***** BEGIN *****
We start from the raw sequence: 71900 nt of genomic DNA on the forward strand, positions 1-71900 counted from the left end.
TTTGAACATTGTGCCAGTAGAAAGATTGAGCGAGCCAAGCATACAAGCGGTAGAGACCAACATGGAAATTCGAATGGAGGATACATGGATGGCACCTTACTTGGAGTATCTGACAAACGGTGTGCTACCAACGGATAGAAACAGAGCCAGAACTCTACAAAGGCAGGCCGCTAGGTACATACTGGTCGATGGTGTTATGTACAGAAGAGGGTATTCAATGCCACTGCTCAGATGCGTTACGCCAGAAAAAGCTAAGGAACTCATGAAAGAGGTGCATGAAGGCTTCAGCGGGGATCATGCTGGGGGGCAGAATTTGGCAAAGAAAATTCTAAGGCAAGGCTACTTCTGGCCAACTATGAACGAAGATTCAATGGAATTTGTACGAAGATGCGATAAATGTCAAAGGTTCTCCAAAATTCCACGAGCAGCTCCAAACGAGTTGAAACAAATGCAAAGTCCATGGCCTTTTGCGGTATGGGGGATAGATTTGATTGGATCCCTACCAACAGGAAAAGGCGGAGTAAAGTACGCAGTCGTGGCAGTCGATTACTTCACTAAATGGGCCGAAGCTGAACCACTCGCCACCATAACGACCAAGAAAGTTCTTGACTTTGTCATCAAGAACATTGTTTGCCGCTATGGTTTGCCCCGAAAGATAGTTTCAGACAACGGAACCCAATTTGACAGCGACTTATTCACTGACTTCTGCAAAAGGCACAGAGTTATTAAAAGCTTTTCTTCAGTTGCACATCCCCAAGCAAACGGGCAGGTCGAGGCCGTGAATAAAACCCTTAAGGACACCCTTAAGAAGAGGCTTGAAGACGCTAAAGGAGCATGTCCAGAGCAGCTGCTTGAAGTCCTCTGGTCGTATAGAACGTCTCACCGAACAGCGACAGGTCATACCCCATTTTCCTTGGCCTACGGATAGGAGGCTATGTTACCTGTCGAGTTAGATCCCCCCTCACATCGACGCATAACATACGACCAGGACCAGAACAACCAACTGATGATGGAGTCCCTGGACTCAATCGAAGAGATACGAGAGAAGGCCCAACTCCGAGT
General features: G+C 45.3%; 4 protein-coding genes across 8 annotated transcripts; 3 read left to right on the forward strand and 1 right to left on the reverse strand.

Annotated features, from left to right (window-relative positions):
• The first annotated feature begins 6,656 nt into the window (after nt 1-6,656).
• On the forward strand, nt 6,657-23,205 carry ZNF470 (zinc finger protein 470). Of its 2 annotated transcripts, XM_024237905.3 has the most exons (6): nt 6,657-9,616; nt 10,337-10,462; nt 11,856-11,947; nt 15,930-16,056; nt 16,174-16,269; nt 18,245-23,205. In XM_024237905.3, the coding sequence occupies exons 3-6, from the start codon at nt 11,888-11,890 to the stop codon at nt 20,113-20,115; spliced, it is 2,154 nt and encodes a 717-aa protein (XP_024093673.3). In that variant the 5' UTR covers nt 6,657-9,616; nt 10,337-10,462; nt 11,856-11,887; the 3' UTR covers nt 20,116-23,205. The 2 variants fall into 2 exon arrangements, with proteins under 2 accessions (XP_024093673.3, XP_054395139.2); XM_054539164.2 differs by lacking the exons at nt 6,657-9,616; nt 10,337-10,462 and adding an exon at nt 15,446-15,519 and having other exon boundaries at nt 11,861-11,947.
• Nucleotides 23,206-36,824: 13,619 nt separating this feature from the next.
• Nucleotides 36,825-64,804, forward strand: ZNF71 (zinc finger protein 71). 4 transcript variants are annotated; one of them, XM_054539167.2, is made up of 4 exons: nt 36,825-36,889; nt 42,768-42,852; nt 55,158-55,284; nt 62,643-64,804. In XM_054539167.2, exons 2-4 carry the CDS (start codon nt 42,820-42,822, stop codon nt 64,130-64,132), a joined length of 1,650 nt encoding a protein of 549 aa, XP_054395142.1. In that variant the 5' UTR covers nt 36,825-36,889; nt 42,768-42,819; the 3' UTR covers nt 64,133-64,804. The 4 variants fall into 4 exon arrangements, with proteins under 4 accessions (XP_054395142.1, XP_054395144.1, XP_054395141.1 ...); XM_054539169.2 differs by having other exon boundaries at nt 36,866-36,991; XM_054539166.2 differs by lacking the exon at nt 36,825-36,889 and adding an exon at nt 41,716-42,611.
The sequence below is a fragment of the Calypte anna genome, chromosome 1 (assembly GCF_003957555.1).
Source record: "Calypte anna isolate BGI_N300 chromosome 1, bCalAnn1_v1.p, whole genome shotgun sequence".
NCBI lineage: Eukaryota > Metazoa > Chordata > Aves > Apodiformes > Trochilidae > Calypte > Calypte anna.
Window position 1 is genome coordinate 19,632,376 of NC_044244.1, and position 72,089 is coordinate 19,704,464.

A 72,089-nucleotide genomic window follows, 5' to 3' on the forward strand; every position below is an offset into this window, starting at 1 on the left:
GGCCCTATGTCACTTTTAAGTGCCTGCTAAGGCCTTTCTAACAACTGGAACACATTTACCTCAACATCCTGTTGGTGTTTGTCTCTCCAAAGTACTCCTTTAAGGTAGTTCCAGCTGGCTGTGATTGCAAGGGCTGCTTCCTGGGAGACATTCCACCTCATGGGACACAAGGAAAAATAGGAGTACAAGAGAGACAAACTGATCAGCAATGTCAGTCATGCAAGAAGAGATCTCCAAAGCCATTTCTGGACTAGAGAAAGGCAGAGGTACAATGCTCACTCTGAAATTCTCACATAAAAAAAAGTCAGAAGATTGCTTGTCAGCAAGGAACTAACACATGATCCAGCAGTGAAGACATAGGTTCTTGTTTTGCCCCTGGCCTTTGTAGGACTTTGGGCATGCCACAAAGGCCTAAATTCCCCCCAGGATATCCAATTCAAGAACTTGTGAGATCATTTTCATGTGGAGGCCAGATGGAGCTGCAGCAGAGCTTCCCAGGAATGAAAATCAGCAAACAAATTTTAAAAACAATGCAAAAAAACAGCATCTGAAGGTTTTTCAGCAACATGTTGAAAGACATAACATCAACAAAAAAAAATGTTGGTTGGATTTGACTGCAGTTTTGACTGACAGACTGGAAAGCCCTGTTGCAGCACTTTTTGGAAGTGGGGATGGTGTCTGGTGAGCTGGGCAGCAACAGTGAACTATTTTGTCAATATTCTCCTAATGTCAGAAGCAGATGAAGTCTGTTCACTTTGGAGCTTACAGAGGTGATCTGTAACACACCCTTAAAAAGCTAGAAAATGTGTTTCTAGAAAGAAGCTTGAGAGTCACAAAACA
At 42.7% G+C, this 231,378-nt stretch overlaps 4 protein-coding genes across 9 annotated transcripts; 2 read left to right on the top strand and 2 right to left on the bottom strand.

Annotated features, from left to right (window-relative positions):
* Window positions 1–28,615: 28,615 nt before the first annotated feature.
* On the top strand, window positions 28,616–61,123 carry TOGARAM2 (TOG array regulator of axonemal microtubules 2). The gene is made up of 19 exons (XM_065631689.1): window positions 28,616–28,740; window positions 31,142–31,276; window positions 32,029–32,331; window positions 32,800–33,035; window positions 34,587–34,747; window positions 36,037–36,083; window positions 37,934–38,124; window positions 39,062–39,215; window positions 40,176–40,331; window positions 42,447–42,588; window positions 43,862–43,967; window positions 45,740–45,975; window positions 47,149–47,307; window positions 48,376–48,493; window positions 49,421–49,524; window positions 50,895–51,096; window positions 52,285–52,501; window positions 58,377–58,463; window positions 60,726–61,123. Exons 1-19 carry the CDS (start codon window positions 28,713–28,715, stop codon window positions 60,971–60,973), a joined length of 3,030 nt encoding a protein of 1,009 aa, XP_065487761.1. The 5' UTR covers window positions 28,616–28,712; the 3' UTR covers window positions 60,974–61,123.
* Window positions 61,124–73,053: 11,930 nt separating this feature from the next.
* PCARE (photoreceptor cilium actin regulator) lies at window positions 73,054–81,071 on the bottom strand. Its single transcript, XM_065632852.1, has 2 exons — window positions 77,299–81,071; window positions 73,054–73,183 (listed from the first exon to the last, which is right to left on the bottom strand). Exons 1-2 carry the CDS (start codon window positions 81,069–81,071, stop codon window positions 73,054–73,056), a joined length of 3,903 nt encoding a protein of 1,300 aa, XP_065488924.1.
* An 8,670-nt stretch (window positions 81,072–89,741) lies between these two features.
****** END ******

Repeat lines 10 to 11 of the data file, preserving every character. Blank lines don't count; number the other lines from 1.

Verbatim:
Source record: "Calypte anna isolate BGI_N300 chromosome 1, bCalAnn1_v1.p, whole genome shotgun sequence".
NCBI lineage: Eukaryota > Metazoa > Chordata > Aves > Apodiformes > Trochilidae > Calypte > Calypte anna.